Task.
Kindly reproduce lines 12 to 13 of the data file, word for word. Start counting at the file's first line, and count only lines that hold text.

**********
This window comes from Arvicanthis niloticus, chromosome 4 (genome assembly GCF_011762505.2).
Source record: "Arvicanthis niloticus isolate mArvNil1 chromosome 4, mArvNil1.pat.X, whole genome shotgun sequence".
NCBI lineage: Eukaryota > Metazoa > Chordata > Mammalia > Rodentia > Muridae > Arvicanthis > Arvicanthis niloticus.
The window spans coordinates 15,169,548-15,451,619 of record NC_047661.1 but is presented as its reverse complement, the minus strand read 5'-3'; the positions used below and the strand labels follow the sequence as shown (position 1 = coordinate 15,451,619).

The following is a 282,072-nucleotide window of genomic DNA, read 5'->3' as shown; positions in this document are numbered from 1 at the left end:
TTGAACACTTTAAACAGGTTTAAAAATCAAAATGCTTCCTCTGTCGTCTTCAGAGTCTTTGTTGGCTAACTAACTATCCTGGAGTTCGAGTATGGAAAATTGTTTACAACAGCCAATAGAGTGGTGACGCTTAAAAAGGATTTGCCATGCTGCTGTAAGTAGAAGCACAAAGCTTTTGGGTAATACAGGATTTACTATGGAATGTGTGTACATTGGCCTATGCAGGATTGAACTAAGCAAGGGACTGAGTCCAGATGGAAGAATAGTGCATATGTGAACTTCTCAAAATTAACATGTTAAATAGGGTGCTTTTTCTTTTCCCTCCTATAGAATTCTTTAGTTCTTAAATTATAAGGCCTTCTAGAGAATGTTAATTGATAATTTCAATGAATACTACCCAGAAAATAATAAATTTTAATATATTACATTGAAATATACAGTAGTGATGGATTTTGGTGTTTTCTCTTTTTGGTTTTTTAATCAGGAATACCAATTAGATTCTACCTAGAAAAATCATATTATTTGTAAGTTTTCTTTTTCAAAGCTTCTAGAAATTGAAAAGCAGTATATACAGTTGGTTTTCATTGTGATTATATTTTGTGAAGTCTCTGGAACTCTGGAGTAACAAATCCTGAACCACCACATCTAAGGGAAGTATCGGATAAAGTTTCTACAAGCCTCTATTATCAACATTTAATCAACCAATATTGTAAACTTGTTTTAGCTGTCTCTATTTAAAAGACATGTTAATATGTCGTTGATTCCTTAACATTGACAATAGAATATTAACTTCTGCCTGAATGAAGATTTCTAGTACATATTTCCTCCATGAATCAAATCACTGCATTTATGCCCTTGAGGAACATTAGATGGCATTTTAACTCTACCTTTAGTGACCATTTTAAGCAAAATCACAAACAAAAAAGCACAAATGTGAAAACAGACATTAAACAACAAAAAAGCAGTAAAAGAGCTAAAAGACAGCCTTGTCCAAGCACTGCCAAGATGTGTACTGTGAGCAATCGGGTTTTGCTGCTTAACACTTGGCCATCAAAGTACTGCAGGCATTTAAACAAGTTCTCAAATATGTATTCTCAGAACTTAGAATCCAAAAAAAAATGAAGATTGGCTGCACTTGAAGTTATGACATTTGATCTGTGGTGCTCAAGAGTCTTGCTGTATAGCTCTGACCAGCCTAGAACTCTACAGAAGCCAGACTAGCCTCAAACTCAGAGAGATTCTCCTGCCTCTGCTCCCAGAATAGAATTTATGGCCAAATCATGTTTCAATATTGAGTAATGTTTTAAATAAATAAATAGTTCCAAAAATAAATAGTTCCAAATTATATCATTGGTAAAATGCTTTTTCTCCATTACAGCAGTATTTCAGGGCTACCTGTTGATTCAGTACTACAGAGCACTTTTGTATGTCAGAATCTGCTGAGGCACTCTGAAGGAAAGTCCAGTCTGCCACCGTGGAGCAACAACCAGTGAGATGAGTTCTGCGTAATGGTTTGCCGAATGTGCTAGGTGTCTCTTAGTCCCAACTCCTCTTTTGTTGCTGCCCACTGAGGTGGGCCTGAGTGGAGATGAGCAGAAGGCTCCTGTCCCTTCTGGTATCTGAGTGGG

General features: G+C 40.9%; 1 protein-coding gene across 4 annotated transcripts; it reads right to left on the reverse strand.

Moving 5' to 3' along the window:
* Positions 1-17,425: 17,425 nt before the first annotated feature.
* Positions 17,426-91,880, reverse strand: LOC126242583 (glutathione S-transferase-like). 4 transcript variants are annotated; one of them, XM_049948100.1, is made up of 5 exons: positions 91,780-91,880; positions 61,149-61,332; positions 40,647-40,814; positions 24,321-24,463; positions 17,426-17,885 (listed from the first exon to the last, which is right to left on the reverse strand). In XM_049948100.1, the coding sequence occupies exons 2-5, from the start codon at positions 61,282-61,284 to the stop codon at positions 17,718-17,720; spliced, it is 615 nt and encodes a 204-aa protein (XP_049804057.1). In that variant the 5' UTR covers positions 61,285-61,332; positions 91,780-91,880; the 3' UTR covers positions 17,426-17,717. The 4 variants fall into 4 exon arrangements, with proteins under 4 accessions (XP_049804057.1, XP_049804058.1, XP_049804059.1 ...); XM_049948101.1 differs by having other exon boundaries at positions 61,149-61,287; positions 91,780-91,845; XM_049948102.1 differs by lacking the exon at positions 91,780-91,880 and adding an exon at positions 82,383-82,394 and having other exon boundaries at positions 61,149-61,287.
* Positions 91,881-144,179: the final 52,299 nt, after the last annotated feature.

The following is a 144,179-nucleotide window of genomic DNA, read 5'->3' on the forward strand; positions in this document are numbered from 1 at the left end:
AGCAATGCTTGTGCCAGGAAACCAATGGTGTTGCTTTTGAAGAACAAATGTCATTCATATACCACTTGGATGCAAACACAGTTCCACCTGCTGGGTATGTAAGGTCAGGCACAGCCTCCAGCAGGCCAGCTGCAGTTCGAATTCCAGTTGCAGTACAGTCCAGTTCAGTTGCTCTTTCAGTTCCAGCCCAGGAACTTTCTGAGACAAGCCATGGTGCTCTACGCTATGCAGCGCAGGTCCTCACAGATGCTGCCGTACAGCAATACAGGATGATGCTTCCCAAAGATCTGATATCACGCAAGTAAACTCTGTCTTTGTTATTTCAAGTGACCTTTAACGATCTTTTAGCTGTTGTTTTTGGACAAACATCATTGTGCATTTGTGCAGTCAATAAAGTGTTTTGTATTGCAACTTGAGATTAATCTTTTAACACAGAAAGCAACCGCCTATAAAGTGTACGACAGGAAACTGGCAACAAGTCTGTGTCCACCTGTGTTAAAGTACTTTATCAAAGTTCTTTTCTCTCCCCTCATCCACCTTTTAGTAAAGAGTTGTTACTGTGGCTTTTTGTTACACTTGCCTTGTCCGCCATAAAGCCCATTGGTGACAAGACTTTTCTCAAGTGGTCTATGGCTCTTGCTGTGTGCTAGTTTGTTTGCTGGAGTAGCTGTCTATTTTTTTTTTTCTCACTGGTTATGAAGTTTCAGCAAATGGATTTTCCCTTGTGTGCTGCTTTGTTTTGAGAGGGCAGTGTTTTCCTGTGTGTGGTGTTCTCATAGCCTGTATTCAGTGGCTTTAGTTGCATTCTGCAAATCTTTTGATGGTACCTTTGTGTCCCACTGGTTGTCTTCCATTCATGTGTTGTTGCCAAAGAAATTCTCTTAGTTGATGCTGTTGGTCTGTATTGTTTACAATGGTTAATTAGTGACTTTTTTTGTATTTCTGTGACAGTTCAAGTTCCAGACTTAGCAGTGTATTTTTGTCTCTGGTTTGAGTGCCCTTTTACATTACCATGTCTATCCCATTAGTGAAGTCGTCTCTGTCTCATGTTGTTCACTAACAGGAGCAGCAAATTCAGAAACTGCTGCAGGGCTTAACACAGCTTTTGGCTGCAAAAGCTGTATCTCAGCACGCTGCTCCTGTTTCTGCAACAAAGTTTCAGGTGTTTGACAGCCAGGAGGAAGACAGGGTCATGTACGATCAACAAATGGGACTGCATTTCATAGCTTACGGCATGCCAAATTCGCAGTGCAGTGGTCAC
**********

The following is a 144,179-nucleotide window of genomic DNA, read 5'->3' on the forward strand; positions in this document are numbered from 1 at the left end:
AGCAATGCTTGTGCCAGGAAACCAATGGTGTTGCTTTTGAAGAACAAATGTCATTCATATACCACTTGGATGCAAACACAGTTCCACCTGCTGGGTATGTAAGGTCAGGCACAGCCTCCAGCAGGCCAGCTGCAGTTCGAATTCCAGTTGCAGTACAGTCCAGTTCAGTTGCTCTTTCAGTTCCAGCCCAGGAACTTTCTGAGACAAGCCATGGTGCTCTACGCTATGCAGCGCAGGTCCTCACAGATGCTGCCGTACAGCAATACAGGATGATGCTTCCCAAAGATCTGATATCACGCAAGTAAACTCTGTCTTTGTTATTTCAAGTGACCTTTAACGATCTTTTAGCTGTTGTTTTTGGACAAACATCATTGTGCATTTGTGCAGTCAATAAAGTGTTTTGTATTGCAACTTGAGATTAATCTTTTAACACAGAAAGCAACCGCCTATAAAGTGTACGACAGGAAACTGGCAACAAGTCTGTGTCCACCTGTGTTAAAGTACTTTATCAAAGTTCTTTTCTCTCCCCTCATCCACCTTTTAGTAAAGAGTTGTTACTGTGGCTTTTTGTTACACTTGCCTTGTCCGCCATAAAGCCCATTGGTGACAAGACTTTTCTCAAGTGGTCTATGGCTCTTGCTGTGTGCTAGTTTGTTTGCTGGAGTAGCTGTCTATTTTTTTTTTTCTCACTGGTTATGAAGTTTCAGCAAATGGATTTTCCCTTGTGTGCTGCTTTGTTTTGAGAGGGCAGTGTTTTCCTGTGTGTGGTGTTCTCATAGCCTGTATTCAGTGGCTTTAGTTGCATTCTGCAAATCTTTTGATGGTACCTTTGTGTCCCACTGGTTGTCTTCCATTCATGTGTTGTTGCCAAAGAAATTCTCTTAGTTGATGCTGTTGGTCTGTATTGTTTACAATGGTTAATTAGTGACTTTTTTTGTATTTCTGTGACAGTTCAAGTTCCAGACTTAGCAGTGTATTTTTGTCTCTGGTTTGAGTGCCCTTTTACATTACCATGTCTATCCCATTAGTGAAGTCGTCTCTGTCTCATGTTGTTCACTAACAGGAGCAGCAAATTCAGAAACTGCTGCAGGGCTTAACACAGCTTTTGGCTGCAAAAGCTGTATCTCAGCACGCTGCTCCTGTTTCTGCAACAAAGTTTCAGGTGTTTGACAGCCAGGAGGAAGACAGGGTCATGTACGATCAACAAATGGGACTGCATTTCATAGCTTACGGCATGCCAAATTCGCAGTGCAGTGGTCAC